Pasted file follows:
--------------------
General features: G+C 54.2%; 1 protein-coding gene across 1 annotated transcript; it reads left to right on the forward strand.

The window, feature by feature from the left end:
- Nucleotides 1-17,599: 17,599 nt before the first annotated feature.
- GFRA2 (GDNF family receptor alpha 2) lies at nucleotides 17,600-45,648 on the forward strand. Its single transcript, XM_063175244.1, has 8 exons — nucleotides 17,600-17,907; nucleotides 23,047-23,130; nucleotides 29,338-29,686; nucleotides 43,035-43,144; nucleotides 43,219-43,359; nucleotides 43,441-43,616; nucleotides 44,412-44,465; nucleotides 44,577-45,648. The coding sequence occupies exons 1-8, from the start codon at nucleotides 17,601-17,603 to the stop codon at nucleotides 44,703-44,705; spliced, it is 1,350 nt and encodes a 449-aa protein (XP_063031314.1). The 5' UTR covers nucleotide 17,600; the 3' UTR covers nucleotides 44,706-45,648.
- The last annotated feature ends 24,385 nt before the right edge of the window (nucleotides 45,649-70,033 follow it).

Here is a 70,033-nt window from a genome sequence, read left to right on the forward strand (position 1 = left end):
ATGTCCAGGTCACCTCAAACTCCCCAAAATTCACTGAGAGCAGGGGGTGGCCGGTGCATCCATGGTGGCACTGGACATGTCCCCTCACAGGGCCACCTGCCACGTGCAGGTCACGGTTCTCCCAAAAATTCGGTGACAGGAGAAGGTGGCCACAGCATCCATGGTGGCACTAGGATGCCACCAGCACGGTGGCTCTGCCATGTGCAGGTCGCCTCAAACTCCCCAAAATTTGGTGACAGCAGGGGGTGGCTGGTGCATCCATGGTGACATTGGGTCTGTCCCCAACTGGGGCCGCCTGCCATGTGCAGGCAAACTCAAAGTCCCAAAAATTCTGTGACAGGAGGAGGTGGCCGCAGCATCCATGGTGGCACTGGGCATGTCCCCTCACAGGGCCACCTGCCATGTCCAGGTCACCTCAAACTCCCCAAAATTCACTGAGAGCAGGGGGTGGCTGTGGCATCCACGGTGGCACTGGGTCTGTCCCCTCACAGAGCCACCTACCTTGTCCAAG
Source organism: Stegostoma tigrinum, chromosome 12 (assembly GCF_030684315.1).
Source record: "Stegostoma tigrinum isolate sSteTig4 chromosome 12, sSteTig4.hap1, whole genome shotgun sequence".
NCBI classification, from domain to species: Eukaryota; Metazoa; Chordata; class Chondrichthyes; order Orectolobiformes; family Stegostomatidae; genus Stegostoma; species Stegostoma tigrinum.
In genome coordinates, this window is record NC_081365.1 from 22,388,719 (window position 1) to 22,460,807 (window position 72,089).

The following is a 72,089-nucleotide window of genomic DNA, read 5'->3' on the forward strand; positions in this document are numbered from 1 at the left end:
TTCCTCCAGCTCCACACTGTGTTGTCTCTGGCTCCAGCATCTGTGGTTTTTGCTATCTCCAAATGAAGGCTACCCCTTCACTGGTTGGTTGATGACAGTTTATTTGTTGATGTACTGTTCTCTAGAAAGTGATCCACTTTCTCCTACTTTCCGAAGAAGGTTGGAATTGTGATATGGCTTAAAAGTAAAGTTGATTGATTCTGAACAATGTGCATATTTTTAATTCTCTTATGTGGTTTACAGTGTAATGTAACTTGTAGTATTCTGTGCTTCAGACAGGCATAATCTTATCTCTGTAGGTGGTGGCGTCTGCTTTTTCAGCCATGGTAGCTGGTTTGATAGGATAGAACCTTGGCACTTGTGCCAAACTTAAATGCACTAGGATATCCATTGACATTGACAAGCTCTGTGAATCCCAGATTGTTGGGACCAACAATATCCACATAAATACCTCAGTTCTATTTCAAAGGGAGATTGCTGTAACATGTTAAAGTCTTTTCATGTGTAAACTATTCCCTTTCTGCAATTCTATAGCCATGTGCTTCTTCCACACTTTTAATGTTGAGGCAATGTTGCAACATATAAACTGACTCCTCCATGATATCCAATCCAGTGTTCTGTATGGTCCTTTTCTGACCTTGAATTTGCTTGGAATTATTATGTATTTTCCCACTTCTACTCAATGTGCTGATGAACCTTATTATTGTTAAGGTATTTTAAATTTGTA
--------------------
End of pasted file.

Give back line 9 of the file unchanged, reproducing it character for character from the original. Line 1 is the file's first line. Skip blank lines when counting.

Source record: "Stegostoma tigrinum isolate sSteTig4 chromosome 12, sSteTig4.hap1, whole genome shotgun sequence".